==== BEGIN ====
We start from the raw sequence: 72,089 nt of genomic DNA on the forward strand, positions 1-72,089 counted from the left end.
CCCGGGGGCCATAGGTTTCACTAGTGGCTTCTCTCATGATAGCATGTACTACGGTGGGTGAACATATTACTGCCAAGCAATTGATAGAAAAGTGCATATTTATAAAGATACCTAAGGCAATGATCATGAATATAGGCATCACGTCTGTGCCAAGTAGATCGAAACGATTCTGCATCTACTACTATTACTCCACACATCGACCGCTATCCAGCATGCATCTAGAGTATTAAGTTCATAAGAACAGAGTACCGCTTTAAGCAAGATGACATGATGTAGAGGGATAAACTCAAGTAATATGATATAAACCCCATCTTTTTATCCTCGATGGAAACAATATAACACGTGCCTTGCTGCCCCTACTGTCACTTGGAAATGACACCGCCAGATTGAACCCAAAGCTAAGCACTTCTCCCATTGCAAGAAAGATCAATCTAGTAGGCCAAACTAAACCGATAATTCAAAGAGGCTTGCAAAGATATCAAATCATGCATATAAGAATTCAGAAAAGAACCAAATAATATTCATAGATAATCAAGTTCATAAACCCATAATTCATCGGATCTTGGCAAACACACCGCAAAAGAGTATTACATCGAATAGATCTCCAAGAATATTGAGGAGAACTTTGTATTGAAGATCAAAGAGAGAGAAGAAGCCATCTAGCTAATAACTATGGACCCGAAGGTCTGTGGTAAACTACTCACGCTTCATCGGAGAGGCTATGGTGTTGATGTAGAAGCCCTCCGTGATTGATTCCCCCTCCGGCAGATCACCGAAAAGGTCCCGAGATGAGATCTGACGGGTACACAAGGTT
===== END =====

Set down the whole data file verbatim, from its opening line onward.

We start from the raw sequence: 72,089 nt of genomic DNA on the forward strand, positions 1-72,089 counted from the left end.
CCCGGGGGCCATAGGTTTCACTAGTGGCTTCTCTCATGATAGCATGTACTACGGTGGGTGAACATATTACTGCCAAGCAATTGATAGAAAAGTGCATATTTATAAAGATACCTAAGGCAATGATCATGAATATAGGCATCACGTCTGTGCCAAGTAGATCGAAACGATTCTGCATCTACTACTATTACTCCACACATCGACCGCTATCCAGCATGCATCTAGAGTATTAAGTTCATAAGAACAGAGTACCGCTTTAAGCAAGATGACATGATGTAGAGGGATAAACTCAAGTAATATGATATAAACCCCATCTTTTTATCCTCGATGGAAACAATATAACACGTGCCTTGCTGCCCCTACTGTCACTTGGAAATGACACCGCCAGATTGAACCCAAAGCTAAGCACTTCTCCCATTGCAAGAAAGATCAATCTAGTAGGCCAAACTAAACCGATAATTCAAAGAGGCTTGCAAAGATATCAAATCATGCATATAAGAATTCAGAAAAGAACCAAATAATATTCATAGATAATCAAGTTCATAAACCCATAATTCATCGGATCTTGGCAAACACACCGCAAAAGAGTATTACATCGAATAGATCTCCAAGAATATTGAGGAGAACTTTGTATTGAAGATCAAAGAGAGAGAAGAAGCCATCTAGCTAATAACTATGGACCCGAAGGTCTGTGGTAAACTACTCACGCTTCATCGGAGAGGCTATGGTGTTGATGTAGAAGCCCTCCGTGATTGATTCCCCCTCCGGCAGATCACCGAAAAGGTCCCGAGATGAGATCTGACGGGTACACAAGGTT